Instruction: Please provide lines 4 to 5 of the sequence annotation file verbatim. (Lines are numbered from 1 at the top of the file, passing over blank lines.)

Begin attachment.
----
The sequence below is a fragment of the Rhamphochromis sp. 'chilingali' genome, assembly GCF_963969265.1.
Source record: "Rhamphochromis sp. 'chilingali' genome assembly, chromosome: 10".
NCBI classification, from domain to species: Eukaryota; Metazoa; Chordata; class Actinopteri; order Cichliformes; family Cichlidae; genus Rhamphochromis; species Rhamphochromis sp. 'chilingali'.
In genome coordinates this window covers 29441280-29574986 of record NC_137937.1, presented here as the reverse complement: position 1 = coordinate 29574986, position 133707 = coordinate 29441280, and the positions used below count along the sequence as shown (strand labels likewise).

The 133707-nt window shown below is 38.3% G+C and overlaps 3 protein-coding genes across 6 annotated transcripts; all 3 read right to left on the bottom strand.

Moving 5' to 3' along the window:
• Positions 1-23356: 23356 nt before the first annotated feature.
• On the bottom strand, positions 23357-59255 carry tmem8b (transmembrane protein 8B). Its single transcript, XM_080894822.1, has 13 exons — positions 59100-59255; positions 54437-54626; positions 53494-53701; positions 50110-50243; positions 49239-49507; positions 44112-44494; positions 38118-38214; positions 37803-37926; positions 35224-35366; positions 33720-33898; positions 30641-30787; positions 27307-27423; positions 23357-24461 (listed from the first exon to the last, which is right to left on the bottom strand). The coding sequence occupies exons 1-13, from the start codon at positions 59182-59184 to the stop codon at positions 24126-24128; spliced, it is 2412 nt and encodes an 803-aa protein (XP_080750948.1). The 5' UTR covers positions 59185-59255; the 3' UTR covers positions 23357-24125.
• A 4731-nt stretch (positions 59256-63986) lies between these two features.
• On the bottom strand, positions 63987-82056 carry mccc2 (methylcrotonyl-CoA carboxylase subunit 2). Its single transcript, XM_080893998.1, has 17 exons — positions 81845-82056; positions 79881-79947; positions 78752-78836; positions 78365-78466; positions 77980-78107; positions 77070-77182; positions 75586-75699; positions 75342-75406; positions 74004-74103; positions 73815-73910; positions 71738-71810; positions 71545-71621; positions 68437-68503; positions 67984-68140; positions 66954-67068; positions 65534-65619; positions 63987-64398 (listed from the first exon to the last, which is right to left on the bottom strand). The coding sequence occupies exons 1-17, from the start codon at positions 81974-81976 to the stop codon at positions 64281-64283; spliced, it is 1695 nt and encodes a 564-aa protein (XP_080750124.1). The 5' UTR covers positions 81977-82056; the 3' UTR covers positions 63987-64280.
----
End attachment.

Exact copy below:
In genome coordinates this window covers 29441280-29574986 of record NC_137937.1, presented here as the reverse complement: position 1 = coordinate 29574986, position 133707 = coordinate 29441280, and the positions used below count along the sequence as shown (strand labels likewise).

The 133707-nt window shown below is 38.3% G+C and overlaps 3 protein-coding genes across 6 annotated transcripts; all 3 read right to left on the bottom strand.